Standing opposite Emma is Johnny Flynn as Mr George Knightley, a closed-off, rather cynical young gentleman who has known the flighty and flirty Emma her entire life and who disapproves of her matchmaking games. He’s very much the exact opposite of Emma in every single way and through the course of the film’s narrative, their shared story is very much of opposites attracting. Both Flynn and Taylor-Joy have terrific chemistry together and this adds a layer of believability to their constant back and forth bickering, and also helps to build out the bubbling level of sexual tension that exists between the two of them. While Flynn’s Knightley very much presents himself as a cynic, he’s a secretive romantic, who slowly sheds his armour and opens himself up to the emotions of connection and love when his feelings are matched with Emma’s. And with his guard down plenty of magic blossoms between these two characters.

Jane Austin has always been noted for her collection of amazing characters and Emma has an incredible list of them. There’s Emma’s best friend Harriet Smith (Mia Goth), a mousy young woman who is a little bit oblivious to the length at which Emma schemes with her matchmaking, and who finds her relationship with Emma tested as she searches for a true love that will work for her. There’s the always sensational Miranda Hart as clucky spinster Miss Bates, who is all too eager to share the latest happenings with Emma, and who rubs this mean girl the wrong way at times with her eagerness. And how can we not forget the appearance of the great Bill Nighy as Emma’s hypochondriac and immensely superstitious father Mr Woodhouse, whom is aware of the talents of his younger daughter and knows that there’s more going on for her than she dares speak up about.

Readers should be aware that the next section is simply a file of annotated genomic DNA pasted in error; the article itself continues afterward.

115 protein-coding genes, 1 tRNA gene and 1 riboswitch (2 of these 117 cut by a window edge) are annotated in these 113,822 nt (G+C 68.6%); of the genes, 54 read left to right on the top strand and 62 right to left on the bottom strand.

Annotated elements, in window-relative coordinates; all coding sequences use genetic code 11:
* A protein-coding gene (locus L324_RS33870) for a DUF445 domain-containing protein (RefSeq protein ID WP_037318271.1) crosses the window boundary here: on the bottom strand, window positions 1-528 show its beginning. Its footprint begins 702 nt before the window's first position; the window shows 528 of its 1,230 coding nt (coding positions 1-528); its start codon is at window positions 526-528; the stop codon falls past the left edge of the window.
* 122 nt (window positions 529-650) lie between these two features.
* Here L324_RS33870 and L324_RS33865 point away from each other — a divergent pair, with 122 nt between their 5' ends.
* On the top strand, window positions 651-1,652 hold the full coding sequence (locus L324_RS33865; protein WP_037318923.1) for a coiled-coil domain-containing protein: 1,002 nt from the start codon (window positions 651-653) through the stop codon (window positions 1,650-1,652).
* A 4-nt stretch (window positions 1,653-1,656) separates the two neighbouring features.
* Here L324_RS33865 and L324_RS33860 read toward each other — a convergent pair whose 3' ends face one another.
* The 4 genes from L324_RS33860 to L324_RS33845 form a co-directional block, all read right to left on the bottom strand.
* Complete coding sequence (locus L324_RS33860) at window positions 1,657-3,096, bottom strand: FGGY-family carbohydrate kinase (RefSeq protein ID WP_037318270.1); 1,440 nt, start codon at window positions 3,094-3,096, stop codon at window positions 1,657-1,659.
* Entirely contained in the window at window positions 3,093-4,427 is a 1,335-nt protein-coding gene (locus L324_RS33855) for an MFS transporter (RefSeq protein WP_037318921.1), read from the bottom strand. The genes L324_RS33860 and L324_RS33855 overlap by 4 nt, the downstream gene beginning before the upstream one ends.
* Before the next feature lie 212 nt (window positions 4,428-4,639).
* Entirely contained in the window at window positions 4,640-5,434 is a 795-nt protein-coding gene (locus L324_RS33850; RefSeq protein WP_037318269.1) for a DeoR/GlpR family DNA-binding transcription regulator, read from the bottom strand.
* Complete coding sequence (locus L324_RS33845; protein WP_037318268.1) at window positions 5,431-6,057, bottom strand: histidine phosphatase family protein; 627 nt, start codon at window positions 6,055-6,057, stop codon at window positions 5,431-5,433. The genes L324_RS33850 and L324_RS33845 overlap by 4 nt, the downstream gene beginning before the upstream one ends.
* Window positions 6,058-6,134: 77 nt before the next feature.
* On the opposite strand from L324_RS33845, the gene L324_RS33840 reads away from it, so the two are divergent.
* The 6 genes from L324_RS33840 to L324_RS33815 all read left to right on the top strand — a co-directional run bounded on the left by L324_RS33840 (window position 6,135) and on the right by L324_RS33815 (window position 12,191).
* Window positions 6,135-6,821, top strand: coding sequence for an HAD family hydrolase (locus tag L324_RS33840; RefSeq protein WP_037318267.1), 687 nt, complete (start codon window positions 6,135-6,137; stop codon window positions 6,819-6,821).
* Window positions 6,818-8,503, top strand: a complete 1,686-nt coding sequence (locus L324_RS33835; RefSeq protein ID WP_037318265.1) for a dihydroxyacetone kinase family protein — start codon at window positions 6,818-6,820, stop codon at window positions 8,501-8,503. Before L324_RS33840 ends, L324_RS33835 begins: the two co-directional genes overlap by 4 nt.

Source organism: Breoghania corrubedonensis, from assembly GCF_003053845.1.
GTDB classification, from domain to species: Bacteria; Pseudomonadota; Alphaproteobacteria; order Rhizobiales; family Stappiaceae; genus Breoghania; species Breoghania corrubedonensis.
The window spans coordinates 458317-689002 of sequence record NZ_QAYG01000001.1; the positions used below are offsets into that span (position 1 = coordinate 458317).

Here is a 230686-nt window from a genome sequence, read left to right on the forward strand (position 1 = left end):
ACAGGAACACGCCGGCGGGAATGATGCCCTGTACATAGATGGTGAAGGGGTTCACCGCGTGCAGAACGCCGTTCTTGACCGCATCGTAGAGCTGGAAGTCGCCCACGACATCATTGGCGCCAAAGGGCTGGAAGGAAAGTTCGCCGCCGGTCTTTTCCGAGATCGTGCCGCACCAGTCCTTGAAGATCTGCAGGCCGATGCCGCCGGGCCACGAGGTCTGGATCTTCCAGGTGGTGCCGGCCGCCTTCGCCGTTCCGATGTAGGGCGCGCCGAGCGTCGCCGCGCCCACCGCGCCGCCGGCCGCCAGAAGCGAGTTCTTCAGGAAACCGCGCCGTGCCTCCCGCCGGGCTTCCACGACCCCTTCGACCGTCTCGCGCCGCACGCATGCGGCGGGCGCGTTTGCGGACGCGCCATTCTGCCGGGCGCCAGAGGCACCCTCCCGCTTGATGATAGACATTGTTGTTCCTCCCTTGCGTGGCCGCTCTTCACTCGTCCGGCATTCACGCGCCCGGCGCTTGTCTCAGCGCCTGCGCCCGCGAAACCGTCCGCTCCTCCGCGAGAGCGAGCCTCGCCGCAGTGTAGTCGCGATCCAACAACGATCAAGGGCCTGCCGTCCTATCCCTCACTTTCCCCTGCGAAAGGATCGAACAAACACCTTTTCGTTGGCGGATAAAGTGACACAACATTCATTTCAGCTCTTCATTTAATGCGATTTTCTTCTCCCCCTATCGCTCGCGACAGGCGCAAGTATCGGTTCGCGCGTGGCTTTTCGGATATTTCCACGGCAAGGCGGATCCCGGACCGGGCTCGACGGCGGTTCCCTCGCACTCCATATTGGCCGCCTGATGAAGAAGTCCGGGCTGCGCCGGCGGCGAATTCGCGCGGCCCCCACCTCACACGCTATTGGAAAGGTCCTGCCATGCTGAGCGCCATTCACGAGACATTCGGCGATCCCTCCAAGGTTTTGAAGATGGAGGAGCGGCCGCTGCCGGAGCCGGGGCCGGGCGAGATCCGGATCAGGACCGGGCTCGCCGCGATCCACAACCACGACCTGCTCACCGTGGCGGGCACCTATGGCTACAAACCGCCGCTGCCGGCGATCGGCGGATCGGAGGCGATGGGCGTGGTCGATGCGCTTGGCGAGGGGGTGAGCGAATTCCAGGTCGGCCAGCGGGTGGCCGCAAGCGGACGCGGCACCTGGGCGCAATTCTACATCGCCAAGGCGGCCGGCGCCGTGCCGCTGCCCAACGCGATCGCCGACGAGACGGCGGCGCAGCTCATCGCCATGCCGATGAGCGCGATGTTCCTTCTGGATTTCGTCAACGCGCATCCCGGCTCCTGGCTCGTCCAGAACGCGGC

In terms of its cinematic experience, Emma is gorgeous to look at, and it feels as if one is almost looking at a Regency canvas come to life. A vast array of colours that move from crisp whites to silk creams, opulent casts of silver and gold, and a mix of pastel hues of green, blue, purple and of course pink jump off the screen in Emma, giving the film an incredible Romanticism to its visual style. From its grand production design to lavish costuming, Emma is a portrait of the Regency with all the trimmings, along with plenty of Baroque luxuriousness and audiences will find themselves watching this one in complete awe.

Emma is that perfect mix of romance and comedy and this production strikes a grand balance between the two of them. Austin’s original 1815 work is highly satirical in nature, and director Autumn de Wilde effortlessly translates this through in her lavish production with moments that shine with romance and will have you giggling with laughter. You feel so many different emotions when watching this movie. Scenes that illustrate this mix of comedy and romance perfectly include Emma’s interaction with her sister’s infant child which initially leaves her non-too pleased before giving herself the giggles, a hilarious meeting between herself and Miss Bates in a fabric store and the film’s glamorous centrepiece ball where Emma’s true feelings for Mr Knightley are first shown.

Emma is a beautifully rendered picture of youth and romance, and this classic tale comes to life with a contemporary relevance thanks to its direction from Autumn de Wilde and a magnificent performance from rising star Anya Taylor-Joy. This film is cute, sassy, hilarious, romantic and quintessentially heartwarming and you’ll be in love with what you see here.

Image: Universal Pictures